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President Obama’s “My Brother’s Keeper” moves forward in Culver City Courtesy Of Joanna Brody | Fri, Mar 06 2015 07:26 AM

In September 2014, President Obama issued a challenge to cities, towns, counties and the country to become “MBK Communities.” This challenge represents a call to action for all members of our communities, and mayors in particular, as they often sit at the intersection of many of the vital forces and structural components needed to enact sustainable change through policy, programs, and partnerships. 

Mayor Sahli-Wells moved two steps forward with President Obama’s My Brother’s Keeper (MBK) initiative this month. On February 3, the first step involved a gathering of representatives from dozens of local community groups. The second step involved participating in My Brother’s Keeper’s National Summit on Feb. 12., at the White House

On Feb. 3, participating groups including State Senator Holly Mitchell’s office, the LA County Department of Public Health, Upward Bound House, the Culver City Teen Center, CCUSD (Culver City Unified School District), Culver City Police and Fire Departments, the Baldwin Hills Conservancy, faith-based organizations and engaged residents met to begin the MBK Challenge: conducting a policy review and forming recommendations for action.

The meeting began with a request for a complete inventory of city support services related to the mission of MBK, which is to “to implement a coherent cradle-to-college-and-career strategy for improving the life outcomes of all young people to ensure that they can reach their full potential, regardless of who they are, where they come from, or the circumstances into which they are born.”

In the Mayor’s initial Local Action Summit last fall, there was agreement to focus on two of MBK’s goals, plus add a third goal unique to the City: to ensure all Culver City children enter school cognitively, physically, socially and emotionally ready; to ensure all CCUSD students graduate high school; and to ensure that no Culver City child is homeless.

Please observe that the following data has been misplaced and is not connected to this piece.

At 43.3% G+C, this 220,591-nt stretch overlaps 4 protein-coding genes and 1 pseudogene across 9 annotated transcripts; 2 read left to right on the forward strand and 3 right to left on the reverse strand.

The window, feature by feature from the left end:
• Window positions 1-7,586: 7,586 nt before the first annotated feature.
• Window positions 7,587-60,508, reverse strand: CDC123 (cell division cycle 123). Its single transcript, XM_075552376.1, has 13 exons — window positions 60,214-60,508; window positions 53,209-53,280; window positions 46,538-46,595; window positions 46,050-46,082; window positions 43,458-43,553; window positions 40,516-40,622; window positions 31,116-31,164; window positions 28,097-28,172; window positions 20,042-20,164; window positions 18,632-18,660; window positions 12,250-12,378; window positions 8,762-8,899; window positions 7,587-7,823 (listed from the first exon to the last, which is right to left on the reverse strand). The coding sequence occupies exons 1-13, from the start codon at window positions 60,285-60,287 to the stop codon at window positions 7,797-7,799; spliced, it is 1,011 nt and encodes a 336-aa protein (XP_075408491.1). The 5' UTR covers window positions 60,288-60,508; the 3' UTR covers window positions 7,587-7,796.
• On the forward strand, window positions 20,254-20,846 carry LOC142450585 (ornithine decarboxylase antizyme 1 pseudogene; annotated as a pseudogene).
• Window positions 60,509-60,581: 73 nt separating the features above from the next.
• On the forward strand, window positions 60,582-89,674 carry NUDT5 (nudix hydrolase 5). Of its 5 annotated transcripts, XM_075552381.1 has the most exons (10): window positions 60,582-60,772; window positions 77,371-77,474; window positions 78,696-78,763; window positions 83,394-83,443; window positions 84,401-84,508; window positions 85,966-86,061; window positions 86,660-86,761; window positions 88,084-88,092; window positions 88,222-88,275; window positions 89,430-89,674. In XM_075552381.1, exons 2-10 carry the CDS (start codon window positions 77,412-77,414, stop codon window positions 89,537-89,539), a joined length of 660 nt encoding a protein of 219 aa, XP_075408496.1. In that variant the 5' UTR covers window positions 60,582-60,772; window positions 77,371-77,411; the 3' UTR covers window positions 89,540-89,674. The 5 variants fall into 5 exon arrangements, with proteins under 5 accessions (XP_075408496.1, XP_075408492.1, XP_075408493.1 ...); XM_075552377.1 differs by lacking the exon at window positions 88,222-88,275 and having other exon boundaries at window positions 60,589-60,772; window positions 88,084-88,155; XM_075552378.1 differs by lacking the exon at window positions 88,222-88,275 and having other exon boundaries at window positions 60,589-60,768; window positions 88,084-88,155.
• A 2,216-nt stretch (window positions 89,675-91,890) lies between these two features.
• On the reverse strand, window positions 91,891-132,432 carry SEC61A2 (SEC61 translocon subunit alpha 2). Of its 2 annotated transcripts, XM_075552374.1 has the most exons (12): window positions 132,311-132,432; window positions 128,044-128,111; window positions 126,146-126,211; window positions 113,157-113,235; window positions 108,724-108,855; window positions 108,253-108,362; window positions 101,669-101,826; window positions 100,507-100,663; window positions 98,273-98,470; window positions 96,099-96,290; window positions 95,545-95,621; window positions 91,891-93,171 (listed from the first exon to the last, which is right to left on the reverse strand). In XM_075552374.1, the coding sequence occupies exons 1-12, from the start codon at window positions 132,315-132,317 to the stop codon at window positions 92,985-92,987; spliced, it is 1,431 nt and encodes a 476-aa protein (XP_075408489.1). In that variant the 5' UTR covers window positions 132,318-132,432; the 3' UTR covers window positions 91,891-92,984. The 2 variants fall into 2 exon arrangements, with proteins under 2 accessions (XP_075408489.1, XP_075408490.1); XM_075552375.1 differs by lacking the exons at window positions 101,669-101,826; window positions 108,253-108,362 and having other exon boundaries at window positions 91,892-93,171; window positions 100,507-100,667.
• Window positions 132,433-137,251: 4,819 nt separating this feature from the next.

At the February local meeting, “We asked everyone, ‘What are you doing now, what’s your capacity, and what more would you be willing to contribute?’” said Mayor Sahli-Wells. “Some of these community partners had already collected data such as the number of homeless children in Culver City, and health outcomes among our teens. Other partners highlighted innovative programs serving Culver City children.”

For example, CCUSD’s Backpacks for Kids and Summer Lunch Programs serve an increasing number of Culver City kids in need of nutritious meals. Funding from the city of Culver City has enabled the non-profit Upward Bound House to expand its work with CCUSD, giving homeless Culver City children shelter, services, and helping their families find permanent housing. Neighboring West LA College offers free classes to qualified students in middle and high school, and has sent teachers to Culver High to work with students directly on campus. “The existing partnerships and programs in Culver City are extraordinary,” said Sahli-Wells. “We need to map these resources and ensure they are accessible to those who need them.” At the end of the meeting, committee members chose to focus on one of the three goals.

One week later, Sahli-Wells was at the White House, attended the conference with big league cities including Chicago, the District of Columbia, Ft. Worth, Minneapolis, New Orleans, Newark, Oakland, Pittsburgh and St. Paul.  U.S. Attorney General Eric Holder and Senior Advisor to the President Valerie Jarrett opened the conference. Throughout the day, youth and elected representatives from various cities, nonprofits such as the Harlem Children’s Zone, and foundations including the Annie E. Casey Foundation presented best practices.

“It was so valuable to connect with communities from all over the nation to share best practices and to discover additional resources that are available to move these initiatives forward. We returned with an even greater dedication to pursue our MBK goals in Culver City,” said Mayor Sahli-Wells.  

The MBK Community Challenge encourages communities (cities, rural municipalities, and tribal nations) to implement a coherent cradle-to-college-and-career strategy for improving the life outcomes of all young people to ensure that they can reach their full potential, regardless of who they are, where they come from, or the circumstances into which they are born. For more information, visit http://www.whitehouse.gov/my-brothers-keeper.

 

 

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